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Back to Chapter 20: What Befell Candide and Martin on Their Passage
French version: Candide et Martin Approchent des Côtes de France et Raisonnent
At length they descried the coast of France
, when Candide
, "Pray Monsieur Martin, were you ever in France?"
"Yes, sir," said Martin, "I have been in several provinces of that
kingdom. In some, one half of the people are fools and madmen; in
some, they are too artful; in others, again, they are, in general,
either very good-natured or very brutal; while in others, they
affect to be witty, and in all, their ruling passion is love, the next
is slander, and the last is to talk nonsense."
"But, pray, Monsieur Martin, were you ever in Paris?"
"Yes, sir, I have been in that city, and it is a place that contains
the several species just described; it is a chaos, a confused
multitude, where everyone seeks for pleasure without being able to
find it; at least, as far as I have observed during my short stay in
that city. At my arrival I was robbed of all I had in the world by
pickpockets and sharpers, at the fair of Saint-Germain. I was taken up
myself for a robber, and confined in prison a whole week; after
which I hired myself as corrector to a press in order to get a
little money towards defraying my expenses back to Holland on foot.
I knew the whole tribe of scribblers, malcontents, and fanatics. It is
said the people of that city are very polite; I believe they may be."
"For my part, I have no curiosity to see France," said Candide. "You
may easily conceive, my friend, that after spending a month in El Dorado, I can desire to behold nothing upon earth but Miss Cunegund. I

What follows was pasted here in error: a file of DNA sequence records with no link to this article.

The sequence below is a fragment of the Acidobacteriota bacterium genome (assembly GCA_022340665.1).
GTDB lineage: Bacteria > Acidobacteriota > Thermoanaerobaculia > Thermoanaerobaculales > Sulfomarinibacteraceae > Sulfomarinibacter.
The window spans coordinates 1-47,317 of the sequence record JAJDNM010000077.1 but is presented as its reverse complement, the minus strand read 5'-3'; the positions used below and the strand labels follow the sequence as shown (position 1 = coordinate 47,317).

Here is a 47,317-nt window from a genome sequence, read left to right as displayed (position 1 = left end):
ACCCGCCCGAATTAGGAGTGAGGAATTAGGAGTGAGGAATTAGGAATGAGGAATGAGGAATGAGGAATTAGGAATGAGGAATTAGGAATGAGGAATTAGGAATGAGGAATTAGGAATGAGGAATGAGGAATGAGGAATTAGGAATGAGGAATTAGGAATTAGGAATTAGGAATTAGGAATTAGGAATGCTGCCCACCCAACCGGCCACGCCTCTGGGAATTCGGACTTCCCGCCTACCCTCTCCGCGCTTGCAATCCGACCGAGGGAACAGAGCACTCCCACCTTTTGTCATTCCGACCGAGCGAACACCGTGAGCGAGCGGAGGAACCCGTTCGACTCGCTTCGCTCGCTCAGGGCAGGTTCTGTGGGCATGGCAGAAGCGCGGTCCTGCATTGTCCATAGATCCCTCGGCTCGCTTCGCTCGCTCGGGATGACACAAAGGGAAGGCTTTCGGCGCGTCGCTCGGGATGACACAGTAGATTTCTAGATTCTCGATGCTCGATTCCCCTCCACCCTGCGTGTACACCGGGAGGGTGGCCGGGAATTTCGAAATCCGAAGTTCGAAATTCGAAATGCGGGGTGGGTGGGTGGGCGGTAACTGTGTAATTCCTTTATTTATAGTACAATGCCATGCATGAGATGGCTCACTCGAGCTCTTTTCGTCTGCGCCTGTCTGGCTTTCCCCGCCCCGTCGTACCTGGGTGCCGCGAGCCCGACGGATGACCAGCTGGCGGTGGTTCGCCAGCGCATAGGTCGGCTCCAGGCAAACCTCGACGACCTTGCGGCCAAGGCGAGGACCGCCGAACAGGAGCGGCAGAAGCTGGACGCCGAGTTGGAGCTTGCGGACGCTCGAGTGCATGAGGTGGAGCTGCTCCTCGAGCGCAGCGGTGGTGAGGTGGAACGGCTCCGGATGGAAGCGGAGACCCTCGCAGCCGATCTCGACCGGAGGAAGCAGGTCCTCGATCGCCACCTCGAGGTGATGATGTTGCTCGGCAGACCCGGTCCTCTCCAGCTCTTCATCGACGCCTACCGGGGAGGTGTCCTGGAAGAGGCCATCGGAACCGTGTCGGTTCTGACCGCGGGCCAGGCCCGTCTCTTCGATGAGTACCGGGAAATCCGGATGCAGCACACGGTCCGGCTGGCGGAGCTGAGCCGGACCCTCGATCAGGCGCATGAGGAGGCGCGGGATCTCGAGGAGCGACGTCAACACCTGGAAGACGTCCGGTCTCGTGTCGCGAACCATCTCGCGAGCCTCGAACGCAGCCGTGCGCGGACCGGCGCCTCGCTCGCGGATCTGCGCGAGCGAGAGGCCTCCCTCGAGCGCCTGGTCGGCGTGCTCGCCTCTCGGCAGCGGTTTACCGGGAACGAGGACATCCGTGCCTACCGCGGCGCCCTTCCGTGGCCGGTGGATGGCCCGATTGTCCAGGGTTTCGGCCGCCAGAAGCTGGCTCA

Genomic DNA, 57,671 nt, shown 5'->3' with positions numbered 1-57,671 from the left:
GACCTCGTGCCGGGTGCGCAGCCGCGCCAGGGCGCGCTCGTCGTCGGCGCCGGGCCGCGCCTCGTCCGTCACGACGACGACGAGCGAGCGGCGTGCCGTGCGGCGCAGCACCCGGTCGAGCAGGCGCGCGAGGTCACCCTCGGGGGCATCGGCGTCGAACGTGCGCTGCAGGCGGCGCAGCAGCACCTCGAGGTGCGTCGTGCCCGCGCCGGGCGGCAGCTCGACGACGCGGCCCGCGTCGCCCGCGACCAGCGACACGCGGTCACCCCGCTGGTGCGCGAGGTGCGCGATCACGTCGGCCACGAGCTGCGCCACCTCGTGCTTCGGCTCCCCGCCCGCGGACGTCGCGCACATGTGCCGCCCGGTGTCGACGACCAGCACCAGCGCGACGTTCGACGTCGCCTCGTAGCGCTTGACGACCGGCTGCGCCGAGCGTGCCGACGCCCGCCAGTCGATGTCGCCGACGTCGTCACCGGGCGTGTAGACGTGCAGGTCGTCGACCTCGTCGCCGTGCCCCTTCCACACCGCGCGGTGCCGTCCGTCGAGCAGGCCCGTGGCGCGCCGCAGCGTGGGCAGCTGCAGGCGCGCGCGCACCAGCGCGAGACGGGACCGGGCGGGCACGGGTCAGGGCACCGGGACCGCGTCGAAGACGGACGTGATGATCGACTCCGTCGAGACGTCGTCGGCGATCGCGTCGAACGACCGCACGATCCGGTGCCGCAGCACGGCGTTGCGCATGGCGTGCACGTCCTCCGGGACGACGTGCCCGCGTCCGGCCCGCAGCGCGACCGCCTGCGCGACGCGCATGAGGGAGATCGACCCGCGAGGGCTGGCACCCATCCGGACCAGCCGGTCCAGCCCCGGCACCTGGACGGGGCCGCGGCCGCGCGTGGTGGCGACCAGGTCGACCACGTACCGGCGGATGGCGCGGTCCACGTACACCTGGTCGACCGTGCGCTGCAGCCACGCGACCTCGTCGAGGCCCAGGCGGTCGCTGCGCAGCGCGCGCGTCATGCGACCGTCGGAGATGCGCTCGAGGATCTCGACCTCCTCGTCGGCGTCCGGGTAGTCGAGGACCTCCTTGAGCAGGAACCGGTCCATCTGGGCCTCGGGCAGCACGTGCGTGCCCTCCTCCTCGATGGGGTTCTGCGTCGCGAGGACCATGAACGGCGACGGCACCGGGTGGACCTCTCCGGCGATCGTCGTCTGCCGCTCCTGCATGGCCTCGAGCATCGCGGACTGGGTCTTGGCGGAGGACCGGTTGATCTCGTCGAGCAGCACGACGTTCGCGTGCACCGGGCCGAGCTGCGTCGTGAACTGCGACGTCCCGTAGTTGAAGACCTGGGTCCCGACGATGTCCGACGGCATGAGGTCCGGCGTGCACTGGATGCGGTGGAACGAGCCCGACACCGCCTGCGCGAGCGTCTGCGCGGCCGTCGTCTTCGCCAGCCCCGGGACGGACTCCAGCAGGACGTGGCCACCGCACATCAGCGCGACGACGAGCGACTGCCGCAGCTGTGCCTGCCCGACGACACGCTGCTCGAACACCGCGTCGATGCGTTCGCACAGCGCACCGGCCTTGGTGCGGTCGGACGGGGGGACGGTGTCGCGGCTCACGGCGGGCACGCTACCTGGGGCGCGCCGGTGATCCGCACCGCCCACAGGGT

am going to wait for her at Venice. I intend to pass through France,
on my way to Italy. Will you not bear me company?"
"With all my heart," said Martin. "They say Venice is agreeable to
none but noble Venetians, but that, nevertheless, strangers are well
received there when they have plenty of money; now I have none, but
you have, therefore I will attend you wherever you please."
"Now we are upon this subject," said Candide, "do you think that the
earth was originally sea, as we read in that great book which
belongs to the captain of the ship?"
"I believe nothing of it," replied Martin, "any more than I do of
the many other chimeras which have been related to us for some time
"But then, to what end," said Candide, "was the world formed?"
"To make us mad," said Martin.
"Are you not surprised," continued Candide, "at the love which the
two girls in the country of the Oreillons had for those two monkeys?
-You know I have told you the story."
"Surprised?" replied Martin, "not in the least. I see nothing
strange in this passion. I have seen so many extraordinary things that
there is nothing extraordinary to me now."
"Do you think," said Candide, "that mankind always massacred one
another as they do now? Were they always guilty of lies, fraud,
treachery, ingratitude, inconstancy, envy, ambition, and cruelty? Were
they always thieves, fools, cowards, gluttons, drunkards, misers,
calumniators, debauchees, fanatics, and hypocrites?"
"Do you believe," said Martin, "that hawks have always been
accustomed to eat pigeons when they came in their way?"
"Doubtless," said Candide.
"Well then," replied Martin, "if hawks have always had the same
nature, why should you pretend that mankind change theirs?"
"Oh," said Candide, "there is a great deal of difference; for free
will--" and reasoning thus they arrived at Bordeaux.
On to Chapter 22: What Happened to Candide and Martin in France